Veteran of Battle of San Jacinto
By W. T. Block
It defies belief that no biography of Benjamin Johnson, a Battle of San Jacinto veteran, appears in the Handbook of Texas Online, despite the fact that a Texas State historical marker has stood above his grave since 1972. Johnson served a total of three 90-day enlistments in the Texas Army, participating in the “Grass Fight,” as well as the Battles of San Antonio and San Jacinto.
Benjamin Johnson was born on June 8, 1815, near Edgerly, Calcasieu Parish, Louisiana;1 nothing is know about his parentage, except that he may have been an orphan at the time that he arrived in Jefferson Municipality, now Bridge City, in Orange County, Texas in 1832.2
Benjamin Johnson first entered the Texas Army on Nov. 12, 1835, having enlisted in Capt. Willis Landrum’s company as it crossed present-day Orange County. He was later discharged at the Alamo. He enlisted a second time in Capt. James Gillaspie’s company, Col. Sherman’s command, after which he participated in the Battle of San Jacinto on Apr. 21, 1836. Later Johnson served a third enlistment as second sergeant in Capt. J. G. Pierson’s company on July 18, 1836. All muster rolls of Johnson’s enlistments, as well his military bounty grants, can be found in Texas General Land Office.
On April 24, 1838, Johnson married Rachel Garner, daughter of Bradley Garner, Sr. and Sarah Rachel Harmon, and the newly-weds soon moved to Sabine Pass, where Johnson obtained a farm from his sister-in-law, Sarah Garner McGaffey. Rachel Garner was from a family of military heroes, her father having served at the Battle of New Orleans. Her brother-in-law, Claiborne West, was a signer of the Texas Declaration of Independence, and her three brothers, David, Isaac, and Jacob Garner, has also fought at the “Grass Fight” and the Battle of San Antonio.3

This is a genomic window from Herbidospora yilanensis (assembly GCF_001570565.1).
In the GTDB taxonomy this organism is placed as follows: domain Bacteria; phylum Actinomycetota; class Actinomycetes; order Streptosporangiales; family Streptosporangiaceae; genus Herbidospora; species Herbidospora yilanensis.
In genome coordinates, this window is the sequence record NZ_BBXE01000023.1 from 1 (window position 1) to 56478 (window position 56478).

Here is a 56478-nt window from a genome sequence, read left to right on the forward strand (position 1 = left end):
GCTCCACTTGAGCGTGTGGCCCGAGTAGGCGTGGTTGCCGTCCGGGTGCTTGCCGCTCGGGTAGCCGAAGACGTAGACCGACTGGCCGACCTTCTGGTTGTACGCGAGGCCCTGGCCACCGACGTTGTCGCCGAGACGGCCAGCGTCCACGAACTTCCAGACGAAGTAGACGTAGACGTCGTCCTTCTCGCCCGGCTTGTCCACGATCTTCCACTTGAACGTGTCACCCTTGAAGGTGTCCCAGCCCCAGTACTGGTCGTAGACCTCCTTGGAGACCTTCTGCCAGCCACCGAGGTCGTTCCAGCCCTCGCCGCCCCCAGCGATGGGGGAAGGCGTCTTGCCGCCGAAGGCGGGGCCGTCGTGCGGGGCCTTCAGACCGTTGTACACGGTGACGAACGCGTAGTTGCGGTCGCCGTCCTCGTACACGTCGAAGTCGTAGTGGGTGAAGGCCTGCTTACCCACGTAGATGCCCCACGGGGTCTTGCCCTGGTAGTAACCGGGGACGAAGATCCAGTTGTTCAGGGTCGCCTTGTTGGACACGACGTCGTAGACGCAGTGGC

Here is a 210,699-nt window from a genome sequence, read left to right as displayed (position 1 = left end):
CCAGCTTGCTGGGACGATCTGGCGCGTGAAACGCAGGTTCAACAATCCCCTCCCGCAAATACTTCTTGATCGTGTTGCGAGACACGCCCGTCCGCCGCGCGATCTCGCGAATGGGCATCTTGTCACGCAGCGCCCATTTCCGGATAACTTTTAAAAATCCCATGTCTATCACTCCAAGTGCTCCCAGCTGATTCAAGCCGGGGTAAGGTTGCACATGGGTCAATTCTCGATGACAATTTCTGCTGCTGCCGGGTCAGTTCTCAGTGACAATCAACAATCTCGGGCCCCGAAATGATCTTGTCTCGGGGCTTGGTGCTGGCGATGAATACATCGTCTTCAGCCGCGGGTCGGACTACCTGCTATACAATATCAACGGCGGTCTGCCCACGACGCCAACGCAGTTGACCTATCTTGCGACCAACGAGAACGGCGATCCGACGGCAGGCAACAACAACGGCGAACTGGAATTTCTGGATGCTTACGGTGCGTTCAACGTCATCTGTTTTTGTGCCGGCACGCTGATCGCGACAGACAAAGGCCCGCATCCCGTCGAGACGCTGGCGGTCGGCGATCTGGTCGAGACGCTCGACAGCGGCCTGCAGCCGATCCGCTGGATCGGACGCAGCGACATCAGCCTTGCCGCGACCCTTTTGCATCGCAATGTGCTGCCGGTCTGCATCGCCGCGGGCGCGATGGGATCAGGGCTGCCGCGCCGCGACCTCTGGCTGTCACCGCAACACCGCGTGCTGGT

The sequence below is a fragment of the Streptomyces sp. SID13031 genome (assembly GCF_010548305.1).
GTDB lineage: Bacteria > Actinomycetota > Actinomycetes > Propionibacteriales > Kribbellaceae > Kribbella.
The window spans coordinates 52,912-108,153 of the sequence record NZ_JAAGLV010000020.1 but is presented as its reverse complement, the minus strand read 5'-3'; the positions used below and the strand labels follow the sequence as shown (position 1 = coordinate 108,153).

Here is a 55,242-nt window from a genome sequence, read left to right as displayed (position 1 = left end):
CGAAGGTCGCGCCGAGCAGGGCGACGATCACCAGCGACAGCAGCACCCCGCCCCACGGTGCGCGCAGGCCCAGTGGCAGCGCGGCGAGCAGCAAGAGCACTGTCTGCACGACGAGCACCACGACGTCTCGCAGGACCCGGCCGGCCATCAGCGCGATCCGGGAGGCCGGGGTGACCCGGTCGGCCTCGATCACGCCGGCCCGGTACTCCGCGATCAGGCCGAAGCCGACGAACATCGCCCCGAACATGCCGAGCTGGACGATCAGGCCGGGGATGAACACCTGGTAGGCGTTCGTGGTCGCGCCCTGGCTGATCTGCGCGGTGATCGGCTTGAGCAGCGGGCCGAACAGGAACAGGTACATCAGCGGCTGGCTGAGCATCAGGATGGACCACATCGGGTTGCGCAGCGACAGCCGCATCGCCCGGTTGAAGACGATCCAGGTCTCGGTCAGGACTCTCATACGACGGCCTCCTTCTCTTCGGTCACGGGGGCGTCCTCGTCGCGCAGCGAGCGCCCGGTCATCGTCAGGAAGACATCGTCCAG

Between 1838 and 1856, the year of Rachel’s death, Benjamin and Rachel Johnson became the parents of 11 sons and 2 daughters. Tragedy also accompanied some of those births, for son Wesley Johnson died in a boating accident at age 18, and a 4-year-old son accidentally fell into a tub of boiling water while the family were killing hogs.
On Jan. 24, 1838, Johnson received a 1,440-acre headright grant from the Jefferson County Board of Land Commissioners. Following his marriage, he appeared again before the commissioners and was granted a married man’s headright of 3,000 additional acres.4
Also in 1838, Johnson was certified as one of the 57 jurors qualified to serve in the Jefferson County courts. On Dec. 2, 1852, he was elected as a county commissioner of Jefferson County. In 1839, Johnson paid taxes on one slave and 100 acres of land at Sabine Pass; these were the products of his own hands, for his one or two children were still infants, as well as his only slave, which was only 1˝ years old.5 Also Benjamin Johnson was of the Baptist faith, and his family were charter members of the second Baptist congregation in Jefferson County.
In 1856 Rachel Johnson died a victim of the rigors of harsh frontier living and too frequent child birth. Johnson employed Matilda Myers as his housekeeper, and on July 4, 1861, she became Johnson’s second wife.6